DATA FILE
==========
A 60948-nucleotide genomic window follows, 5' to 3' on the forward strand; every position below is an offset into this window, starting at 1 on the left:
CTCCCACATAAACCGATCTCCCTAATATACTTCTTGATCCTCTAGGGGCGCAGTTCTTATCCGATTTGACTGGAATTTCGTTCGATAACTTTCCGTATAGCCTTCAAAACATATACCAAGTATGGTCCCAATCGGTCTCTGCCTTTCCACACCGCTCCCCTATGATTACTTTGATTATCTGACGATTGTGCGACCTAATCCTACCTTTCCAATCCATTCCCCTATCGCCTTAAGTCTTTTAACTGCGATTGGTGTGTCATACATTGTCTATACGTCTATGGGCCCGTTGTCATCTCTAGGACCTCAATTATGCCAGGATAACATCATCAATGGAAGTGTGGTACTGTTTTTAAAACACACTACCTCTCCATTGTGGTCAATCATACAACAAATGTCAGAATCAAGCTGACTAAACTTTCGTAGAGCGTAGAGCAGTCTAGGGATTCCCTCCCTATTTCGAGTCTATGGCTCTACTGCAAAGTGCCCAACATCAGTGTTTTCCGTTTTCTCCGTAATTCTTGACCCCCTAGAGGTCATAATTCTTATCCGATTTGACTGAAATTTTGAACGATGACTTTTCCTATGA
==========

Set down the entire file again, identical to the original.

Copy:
A 60948-nucleotide genomic window follows, 5' to 3' on the forward strand; every position below is an offset into this window, starting at 1 on the left:
CTCCCACATAAACCGATCTCCCTAATATACTTCTTGATCCTCTAGGGGCGCAGTTCTTATCCGATTTGACTGGAATTTCGTTCGATAACTTTCCGTATAGCCTTCAAAACATATACCAAGTATGGTCCCAATCGGTCTCTGCCTTTCCACACCGCTCCCCTATGATTACTTTGATTATCTGACGATTGTGCGACCTAATCCTACCTTTCCAATCCATTCCCCTATCGCCTTAAGTCTTTTAACTGCGATTGGTGTGTCATACATTGTCTATACGTCTATGGGCCCGTTGTCATCTCTAGGACCTCAATTATGCCAGGATAACATCATCAATGGAAGTGTGGTACTGTTTTTAAAACACACTACCTCTCCATTGTGGTCAATCATACAACAAATGTCAGAATCAAGCTGACTAAACTTTCGTAGAGCGTAGAGCAGTCTAGGGATTCCCTCCCTATTTCGAGTCTATGGCTCTACTGCAAAGTGCCCAACATCAGTGTTTTCCGTTTTCTCCGTAATTCTTGACCCCCTAGAGGTCATAATTCTTATCCGATTTGACTGAAATTTTGAACGATGACTTTTCCTATGA